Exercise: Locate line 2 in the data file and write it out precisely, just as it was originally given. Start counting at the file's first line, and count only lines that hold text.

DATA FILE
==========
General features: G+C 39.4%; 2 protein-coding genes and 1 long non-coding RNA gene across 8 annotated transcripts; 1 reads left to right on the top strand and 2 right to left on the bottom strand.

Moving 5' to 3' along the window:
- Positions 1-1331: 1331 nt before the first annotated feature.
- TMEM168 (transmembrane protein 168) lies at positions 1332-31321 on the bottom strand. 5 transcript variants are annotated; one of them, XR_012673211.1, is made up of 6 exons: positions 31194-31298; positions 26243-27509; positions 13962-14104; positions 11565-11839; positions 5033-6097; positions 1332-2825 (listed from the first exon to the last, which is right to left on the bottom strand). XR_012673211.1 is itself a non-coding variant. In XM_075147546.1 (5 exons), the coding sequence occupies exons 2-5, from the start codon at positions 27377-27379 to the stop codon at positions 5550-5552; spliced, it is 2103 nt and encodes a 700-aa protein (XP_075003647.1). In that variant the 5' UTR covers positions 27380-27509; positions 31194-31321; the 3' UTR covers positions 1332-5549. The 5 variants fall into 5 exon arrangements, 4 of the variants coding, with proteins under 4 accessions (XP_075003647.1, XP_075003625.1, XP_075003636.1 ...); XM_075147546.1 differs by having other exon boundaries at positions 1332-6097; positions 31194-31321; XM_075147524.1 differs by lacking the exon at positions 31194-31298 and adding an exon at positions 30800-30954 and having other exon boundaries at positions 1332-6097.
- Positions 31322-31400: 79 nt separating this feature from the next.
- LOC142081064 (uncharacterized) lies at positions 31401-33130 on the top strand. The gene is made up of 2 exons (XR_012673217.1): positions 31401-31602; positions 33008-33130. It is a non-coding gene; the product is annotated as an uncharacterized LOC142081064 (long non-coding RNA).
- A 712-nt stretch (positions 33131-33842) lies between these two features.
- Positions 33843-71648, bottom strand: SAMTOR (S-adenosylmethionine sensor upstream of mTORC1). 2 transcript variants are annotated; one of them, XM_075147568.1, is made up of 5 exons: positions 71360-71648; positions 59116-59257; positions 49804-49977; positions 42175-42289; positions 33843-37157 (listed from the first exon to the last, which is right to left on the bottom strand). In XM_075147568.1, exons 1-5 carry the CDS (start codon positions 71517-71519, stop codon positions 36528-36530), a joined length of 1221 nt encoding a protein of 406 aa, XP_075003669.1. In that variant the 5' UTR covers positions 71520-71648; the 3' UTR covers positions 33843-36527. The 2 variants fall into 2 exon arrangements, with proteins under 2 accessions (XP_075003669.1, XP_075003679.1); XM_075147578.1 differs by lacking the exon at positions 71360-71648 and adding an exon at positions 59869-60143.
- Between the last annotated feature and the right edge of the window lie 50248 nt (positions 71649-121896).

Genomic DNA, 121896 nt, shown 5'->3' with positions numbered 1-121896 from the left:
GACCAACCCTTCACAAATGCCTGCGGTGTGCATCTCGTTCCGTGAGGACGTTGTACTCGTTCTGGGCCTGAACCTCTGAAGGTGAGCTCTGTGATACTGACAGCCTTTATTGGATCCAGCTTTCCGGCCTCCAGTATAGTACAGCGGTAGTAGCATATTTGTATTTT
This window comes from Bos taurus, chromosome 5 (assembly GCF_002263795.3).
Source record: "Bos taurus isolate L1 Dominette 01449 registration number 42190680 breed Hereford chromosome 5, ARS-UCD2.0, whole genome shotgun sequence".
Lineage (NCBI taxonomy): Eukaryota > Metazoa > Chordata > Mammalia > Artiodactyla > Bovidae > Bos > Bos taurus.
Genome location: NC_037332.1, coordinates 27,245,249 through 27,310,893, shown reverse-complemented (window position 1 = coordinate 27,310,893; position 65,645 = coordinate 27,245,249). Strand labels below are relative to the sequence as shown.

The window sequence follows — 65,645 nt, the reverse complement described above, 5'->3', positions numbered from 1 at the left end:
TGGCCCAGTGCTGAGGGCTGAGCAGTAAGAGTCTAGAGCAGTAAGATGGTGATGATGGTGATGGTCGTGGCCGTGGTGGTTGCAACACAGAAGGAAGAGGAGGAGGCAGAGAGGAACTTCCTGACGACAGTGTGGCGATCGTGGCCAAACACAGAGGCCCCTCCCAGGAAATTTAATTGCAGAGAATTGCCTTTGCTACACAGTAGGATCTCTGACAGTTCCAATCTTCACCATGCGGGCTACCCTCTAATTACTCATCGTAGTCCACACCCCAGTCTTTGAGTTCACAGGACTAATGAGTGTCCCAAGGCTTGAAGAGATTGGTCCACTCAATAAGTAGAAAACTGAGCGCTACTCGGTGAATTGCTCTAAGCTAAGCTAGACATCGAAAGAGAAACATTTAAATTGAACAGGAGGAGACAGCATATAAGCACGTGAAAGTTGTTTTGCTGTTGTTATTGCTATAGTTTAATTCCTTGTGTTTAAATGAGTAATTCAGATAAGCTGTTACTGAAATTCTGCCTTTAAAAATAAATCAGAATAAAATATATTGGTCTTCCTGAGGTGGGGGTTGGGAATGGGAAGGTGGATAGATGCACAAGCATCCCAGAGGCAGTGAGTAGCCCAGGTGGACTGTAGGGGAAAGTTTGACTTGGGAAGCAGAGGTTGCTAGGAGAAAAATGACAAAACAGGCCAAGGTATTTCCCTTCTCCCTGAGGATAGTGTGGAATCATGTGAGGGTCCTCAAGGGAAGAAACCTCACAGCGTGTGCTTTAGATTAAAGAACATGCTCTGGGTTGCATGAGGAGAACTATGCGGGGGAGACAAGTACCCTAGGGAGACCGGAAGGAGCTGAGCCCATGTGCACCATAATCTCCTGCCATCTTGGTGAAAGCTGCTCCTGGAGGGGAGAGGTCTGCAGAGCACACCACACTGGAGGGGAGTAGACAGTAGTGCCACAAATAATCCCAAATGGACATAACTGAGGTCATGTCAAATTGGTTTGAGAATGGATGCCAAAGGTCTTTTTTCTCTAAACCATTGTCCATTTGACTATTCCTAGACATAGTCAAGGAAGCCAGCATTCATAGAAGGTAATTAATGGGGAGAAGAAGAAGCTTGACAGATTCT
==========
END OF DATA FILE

Moving 5' to 3' along the window: